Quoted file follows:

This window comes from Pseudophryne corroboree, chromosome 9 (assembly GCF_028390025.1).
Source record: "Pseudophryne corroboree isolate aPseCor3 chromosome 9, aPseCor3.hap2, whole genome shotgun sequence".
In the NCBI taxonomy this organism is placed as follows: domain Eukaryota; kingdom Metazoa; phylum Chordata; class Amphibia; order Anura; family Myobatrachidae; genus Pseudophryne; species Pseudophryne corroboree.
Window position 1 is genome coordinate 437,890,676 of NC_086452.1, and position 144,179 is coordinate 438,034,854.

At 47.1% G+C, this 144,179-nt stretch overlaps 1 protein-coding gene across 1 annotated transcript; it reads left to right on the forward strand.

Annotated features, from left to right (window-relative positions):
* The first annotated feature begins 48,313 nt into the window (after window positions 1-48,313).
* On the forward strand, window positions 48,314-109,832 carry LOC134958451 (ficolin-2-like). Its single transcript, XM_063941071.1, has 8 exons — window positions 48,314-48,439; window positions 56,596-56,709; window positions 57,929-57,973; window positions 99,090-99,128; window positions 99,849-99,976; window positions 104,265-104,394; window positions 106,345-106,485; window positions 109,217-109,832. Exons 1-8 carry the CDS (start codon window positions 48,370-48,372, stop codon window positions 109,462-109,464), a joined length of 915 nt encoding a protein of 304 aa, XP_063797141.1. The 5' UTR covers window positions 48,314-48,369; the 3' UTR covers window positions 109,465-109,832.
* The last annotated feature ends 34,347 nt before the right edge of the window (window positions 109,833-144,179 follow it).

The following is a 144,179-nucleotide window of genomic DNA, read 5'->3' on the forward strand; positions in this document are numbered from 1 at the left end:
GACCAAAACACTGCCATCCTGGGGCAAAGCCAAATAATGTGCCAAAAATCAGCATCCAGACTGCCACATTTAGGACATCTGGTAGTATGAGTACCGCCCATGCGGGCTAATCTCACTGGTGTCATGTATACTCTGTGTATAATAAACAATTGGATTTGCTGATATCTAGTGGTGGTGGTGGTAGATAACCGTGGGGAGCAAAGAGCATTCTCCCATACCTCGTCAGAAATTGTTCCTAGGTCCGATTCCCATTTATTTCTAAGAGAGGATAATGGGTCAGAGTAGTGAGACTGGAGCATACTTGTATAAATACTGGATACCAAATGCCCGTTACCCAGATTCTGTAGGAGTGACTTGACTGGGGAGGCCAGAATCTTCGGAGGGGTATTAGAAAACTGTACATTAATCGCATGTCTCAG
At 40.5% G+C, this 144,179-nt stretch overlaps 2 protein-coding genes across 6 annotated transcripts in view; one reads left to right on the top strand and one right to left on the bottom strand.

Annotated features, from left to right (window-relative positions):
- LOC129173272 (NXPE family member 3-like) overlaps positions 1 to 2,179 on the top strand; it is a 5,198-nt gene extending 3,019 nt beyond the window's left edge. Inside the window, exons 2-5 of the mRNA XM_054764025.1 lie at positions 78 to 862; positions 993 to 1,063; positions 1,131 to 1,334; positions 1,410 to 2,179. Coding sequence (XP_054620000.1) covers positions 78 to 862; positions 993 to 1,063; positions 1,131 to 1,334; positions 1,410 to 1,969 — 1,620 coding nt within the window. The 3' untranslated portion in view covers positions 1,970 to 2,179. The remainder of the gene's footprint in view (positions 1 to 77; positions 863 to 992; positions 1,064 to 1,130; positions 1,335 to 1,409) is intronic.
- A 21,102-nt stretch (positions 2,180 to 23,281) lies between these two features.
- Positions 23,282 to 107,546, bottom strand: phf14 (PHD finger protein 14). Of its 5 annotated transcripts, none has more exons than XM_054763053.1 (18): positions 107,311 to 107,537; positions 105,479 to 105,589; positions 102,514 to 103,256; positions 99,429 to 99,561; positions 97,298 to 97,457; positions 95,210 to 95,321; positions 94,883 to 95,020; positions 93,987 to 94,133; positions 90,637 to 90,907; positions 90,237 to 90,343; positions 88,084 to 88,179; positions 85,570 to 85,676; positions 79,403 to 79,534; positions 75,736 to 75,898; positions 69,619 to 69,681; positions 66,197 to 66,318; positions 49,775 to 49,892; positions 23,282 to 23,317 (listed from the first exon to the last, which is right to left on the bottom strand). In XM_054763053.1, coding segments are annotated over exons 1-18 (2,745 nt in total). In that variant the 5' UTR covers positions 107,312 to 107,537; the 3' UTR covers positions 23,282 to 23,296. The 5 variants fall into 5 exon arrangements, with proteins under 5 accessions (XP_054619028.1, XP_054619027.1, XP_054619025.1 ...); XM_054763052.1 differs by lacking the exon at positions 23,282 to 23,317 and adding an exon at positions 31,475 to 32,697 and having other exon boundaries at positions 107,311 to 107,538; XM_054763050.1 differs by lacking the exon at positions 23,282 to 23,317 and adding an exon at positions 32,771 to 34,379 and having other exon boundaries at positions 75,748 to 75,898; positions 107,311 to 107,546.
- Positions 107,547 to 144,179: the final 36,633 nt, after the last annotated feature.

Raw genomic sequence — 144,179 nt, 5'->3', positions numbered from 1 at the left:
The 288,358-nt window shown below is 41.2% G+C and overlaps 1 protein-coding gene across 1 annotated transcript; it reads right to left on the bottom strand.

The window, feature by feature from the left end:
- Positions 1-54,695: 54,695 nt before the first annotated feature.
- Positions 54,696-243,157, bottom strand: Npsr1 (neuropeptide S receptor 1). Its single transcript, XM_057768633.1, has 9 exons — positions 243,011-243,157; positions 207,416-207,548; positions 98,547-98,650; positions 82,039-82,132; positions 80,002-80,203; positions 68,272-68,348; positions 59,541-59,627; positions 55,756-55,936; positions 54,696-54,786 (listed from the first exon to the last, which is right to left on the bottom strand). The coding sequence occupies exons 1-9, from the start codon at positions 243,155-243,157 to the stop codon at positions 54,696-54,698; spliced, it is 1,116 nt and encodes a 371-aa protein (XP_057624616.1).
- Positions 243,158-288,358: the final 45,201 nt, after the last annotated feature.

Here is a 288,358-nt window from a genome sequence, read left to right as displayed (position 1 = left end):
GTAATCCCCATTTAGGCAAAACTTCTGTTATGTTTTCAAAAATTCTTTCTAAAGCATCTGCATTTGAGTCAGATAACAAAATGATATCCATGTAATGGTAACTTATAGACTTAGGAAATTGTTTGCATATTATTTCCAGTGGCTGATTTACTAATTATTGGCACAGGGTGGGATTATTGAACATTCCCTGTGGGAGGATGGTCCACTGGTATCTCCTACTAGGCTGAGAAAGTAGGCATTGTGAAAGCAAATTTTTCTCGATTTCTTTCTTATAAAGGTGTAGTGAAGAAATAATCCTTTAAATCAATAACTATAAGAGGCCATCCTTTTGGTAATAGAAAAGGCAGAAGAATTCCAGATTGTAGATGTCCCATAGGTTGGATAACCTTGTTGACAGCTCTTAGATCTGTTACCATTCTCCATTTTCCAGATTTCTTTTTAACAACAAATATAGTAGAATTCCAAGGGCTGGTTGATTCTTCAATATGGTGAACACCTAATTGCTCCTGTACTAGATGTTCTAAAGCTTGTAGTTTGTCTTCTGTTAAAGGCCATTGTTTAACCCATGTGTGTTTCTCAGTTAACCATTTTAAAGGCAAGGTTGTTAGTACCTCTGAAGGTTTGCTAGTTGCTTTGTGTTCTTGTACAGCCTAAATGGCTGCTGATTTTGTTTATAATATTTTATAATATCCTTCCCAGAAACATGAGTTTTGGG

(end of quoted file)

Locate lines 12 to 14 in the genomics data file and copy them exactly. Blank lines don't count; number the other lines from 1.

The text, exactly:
At 40.5% G+C, this 144,179-nt stretch overlaps 2 protein-coding genes across 6 annotated transcripts in view; one reads left to right on the top strand and one right to left on the bottom strand.

Annotated features, from left to right (window-relative positions):
- LOC129173272 (NXPE family member 3-like) overlaps positions 1 to 2,179 on the top strand; it is a 5,198-nt gene extending 3,019 nt beyond the window's left edge. Inside the window, exons 2-5 of the mRNA XM_054764025.1 lie at positions 78 to 862; positions 993 to 1,063; positions 1,131 to 1,334; positions 1,410 to 2,179. Coding sequence (XP_054620000.1) covers positions 78 to 862; positions 993 to 1,063; positions 1,131 to 1,334; positions 1,410 to 1,969 — 1,620 coding nt within the window. The 3' untranslated portion in view covers positions 1,970 to 2,179. The remainder of the gene's footprint in view (positions 1 to 77; positions 863 to 992; positions 1,064 to 1,130; positions 1,335 to 1,409) is intronic.